Harr v. Coolbaugh, 90

Decision Date08 June 1953
Docket NumberNo. 90,90
Citation337 Mich. 158,59 N.W.2d 132
PartiesHARR et ux. v. COOLBAUGH et al.
CourtMichigan Supreme Court

Dudley & Rogers, Jackson, for defendants and appellants.

Joseph A. Navarre, Jackson, for plaintiffs and appellees.

Before the Entire Bench.

REID, Justice.

Defendants Coolbaughs' possession was not inconsistent with plaintiffs' easement in question and, lacking the quality of being adverse, was no notice to plaintiffs. See Greve v. Caron, infra. In the cases cited by Mr. Justice Sharpe, the possession was adverse, and thus was notice.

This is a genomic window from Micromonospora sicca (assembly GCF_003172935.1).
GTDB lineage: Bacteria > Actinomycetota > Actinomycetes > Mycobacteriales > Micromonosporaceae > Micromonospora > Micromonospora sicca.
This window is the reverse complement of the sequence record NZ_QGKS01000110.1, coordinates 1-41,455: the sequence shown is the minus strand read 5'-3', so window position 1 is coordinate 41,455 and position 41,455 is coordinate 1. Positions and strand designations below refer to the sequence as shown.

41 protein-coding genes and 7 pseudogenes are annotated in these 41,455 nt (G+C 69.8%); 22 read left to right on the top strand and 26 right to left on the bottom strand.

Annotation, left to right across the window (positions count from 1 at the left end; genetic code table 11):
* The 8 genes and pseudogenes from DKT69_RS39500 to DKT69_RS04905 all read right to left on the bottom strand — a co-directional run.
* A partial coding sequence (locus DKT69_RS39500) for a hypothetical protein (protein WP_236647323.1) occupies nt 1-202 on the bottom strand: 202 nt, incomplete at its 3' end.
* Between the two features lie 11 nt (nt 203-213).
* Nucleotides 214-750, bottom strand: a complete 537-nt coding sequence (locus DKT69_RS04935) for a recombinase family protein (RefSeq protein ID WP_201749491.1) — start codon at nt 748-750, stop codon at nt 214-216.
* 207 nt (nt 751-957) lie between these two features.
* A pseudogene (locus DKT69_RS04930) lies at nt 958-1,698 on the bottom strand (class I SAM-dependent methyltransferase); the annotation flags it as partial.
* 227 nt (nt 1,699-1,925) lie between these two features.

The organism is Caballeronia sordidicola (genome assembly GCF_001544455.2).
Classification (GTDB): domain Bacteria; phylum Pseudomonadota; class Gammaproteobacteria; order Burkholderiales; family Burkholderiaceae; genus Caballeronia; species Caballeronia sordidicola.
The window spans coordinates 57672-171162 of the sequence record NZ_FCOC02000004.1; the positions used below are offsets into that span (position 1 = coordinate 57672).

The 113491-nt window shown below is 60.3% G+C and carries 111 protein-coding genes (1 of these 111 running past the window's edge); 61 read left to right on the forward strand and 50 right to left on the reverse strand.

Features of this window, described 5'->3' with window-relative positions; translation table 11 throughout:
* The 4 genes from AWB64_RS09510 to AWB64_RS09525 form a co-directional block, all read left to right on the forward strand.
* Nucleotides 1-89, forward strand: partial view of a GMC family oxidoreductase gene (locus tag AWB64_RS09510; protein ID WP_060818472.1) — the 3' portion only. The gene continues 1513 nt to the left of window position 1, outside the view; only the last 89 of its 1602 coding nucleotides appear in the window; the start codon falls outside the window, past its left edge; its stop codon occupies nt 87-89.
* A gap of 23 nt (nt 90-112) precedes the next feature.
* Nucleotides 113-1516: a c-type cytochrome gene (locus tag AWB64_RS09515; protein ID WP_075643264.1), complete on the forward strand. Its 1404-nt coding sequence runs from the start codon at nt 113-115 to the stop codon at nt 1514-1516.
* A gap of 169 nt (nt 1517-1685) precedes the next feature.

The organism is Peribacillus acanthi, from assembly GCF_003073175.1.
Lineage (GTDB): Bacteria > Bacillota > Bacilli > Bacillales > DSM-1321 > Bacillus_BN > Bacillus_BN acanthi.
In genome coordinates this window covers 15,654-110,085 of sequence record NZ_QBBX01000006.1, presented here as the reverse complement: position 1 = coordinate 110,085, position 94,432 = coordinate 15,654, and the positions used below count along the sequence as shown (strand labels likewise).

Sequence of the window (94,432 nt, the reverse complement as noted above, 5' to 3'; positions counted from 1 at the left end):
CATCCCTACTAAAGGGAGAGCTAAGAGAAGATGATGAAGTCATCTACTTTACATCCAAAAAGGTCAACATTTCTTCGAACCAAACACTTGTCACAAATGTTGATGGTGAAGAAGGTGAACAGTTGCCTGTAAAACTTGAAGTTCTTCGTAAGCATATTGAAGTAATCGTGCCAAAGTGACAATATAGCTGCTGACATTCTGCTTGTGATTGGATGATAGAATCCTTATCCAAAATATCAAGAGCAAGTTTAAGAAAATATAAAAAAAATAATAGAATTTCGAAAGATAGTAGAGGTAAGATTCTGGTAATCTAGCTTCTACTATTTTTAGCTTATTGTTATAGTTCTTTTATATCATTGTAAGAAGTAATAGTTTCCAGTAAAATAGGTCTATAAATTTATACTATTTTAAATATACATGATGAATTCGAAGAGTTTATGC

Plaintiffs, owners of the dominant estate, obtained a warranty deed of their premises including the easement in question, May 14, 1943, and recorded the deed on the next day. They had been given an option, February 4, 1943, went into possession in March, drove in and out over the right of way in question before obtaining the option and during their possession under the option, without interference and without warning from any one that their rights under the easement were in dispute or that their grantor did not have a right to convey the easement. Their grantor's (Mrs. Ruede's) right so to convey was on record in 1937 and the right of way in question was in use since 1924, but prior to plaintiffs' grantor's receiving title, a quit claim deed without reservation of the right of way of the lands crossed by the easement had been given by the then owners of both the dominant estate and the servient estate, to defendants Coolbaugh in 1936; but defendants did not put their deed on record until January 3, 1944. Defendants Coolbaugh lived on their lands, the servient estate, and had lived in the neighborhood many years. From 1920 to 1927, defendant Clifford Coolbaugh with other members of the Coolbaugh family had lived in what is now the plaintiffs' house, during which period there arose the necessity for and creation of the right of way in question because a high embankment was thrown up in front of the house, shutting off access to the road in front of the house. According to the testimony of Roy Coolbaugh, the Coolbaugh family then began using the right of way now in dispute. Defendant Clifford Coolbaugh must have known about the easement, and knew there was no way in and out for plaintiffs except over the right of way in dispute or across some other lands owned by defendants Clifford Coolbaugh and wife.